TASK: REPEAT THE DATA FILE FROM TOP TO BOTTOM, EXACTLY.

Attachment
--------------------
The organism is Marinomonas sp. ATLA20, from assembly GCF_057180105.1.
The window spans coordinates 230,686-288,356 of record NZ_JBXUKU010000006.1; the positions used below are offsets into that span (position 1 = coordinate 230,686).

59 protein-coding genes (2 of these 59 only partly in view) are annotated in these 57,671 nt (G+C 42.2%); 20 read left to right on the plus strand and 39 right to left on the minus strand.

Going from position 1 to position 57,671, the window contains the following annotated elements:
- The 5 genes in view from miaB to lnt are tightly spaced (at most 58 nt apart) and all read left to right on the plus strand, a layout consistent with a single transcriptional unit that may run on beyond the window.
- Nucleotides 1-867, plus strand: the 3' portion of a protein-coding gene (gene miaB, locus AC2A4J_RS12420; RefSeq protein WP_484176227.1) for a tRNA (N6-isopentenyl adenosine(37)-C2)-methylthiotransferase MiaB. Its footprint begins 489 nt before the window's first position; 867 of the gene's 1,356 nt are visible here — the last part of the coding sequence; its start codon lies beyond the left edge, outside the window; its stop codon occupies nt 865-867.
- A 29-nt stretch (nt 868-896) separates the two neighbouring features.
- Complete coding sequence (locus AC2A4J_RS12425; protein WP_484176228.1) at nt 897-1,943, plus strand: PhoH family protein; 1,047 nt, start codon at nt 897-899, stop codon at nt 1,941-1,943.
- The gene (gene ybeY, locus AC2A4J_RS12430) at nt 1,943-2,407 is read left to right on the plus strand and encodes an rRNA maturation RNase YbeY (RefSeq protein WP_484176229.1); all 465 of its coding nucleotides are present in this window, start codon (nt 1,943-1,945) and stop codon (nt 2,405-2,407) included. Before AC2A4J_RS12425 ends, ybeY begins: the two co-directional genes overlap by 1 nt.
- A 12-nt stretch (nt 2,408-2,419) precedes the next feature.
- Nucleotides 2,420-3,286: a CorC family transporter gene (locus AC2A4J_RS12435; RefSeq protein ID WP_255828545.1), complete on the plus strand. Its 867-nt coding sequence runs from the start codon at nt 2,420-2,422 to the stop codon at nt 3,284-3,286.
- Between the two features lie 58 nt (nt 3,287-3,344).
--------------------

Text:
The organism is Marinomonas sp. ATLA20, from assembly GCF_057180105.1.
The window spans coordinates 230,686-288,356 of record NZ_JBXUKU010000006.1; the positions used below are offsets into that span (position 1 = coordinate 230,686).

59 protein-coding genes (2 of these 59 only partly in view) are annotated in these 57,671 nt (G+C 42.2%); 20 read left to right on the plus strand and 39 right to left on the minus strand.

Going from position 1 to position 57,671, the window contains the following annotated elements:
- The 5 genes in view from miaB to lnt are tightly spaced (at most 58 nt apart) and all read left to right on the plus strand, a layout consistent with a single transcriptional unit that may run on beyond the window.
- Nucleotides 1-867, plus strand: the 3' portion of a protein-coding gene (gene miaB, locus AC2A4J_RS12420; RefSeq protein WP_484176227.1) for a tRNA (N6-isopentenyl adenosine(37)-C2)-methylthiotransferase MiaB. Its footprint begins 489 nt before the window's first position; 867 of the gene's 1,356 nt are visible here — the last part of the coding sequence; its start codon lies beyond the left edge, outside the window; its stop codon occupies nt 865-867.
- A 29-nt stretch (nt 868-896) separates the two neighbouring features.
- Complete coding sequence (locus AC2A4J_RS12425; protein WP_484176228.1) at nt 897-1,943, plus strand: PhoH family protein; 1,047 nt, start codon at nt 897-899, stop codon at nt 1,941-1,943.
- The gene (gene ybeY, locus AC2A4J_RS12430) at nt 1,943-2,407 is read left to right on the plus strand and encodes an rRNA maturation RNase YbeY (RefSeq protein WP_484176229.1); all 465 of its coding nucleotides are present in this window, start codon (nt 1,943-1,945) and stop codon (nt 2,405-2,407) included. Before AC2A4J_RS12425 ends, ybeY begins: the two co-directional genes overlap by 1 nt.
- A 12-nt stretch (nt 2,408-2,419) precedes the next feature.
- Nucleotides 2,420-3,286: a CorC family transporter gene (locus AC2A4J_RS12435; RefSeq protein ID WP_255828545.1), complete on the plus strand. Its 867-nt coding sequence runs from the start codon at nt 2,420-2,422 to the stop codon at nt 3,284-3,286.
- Between the two features lie 58 nt (nt 3,287-3,344).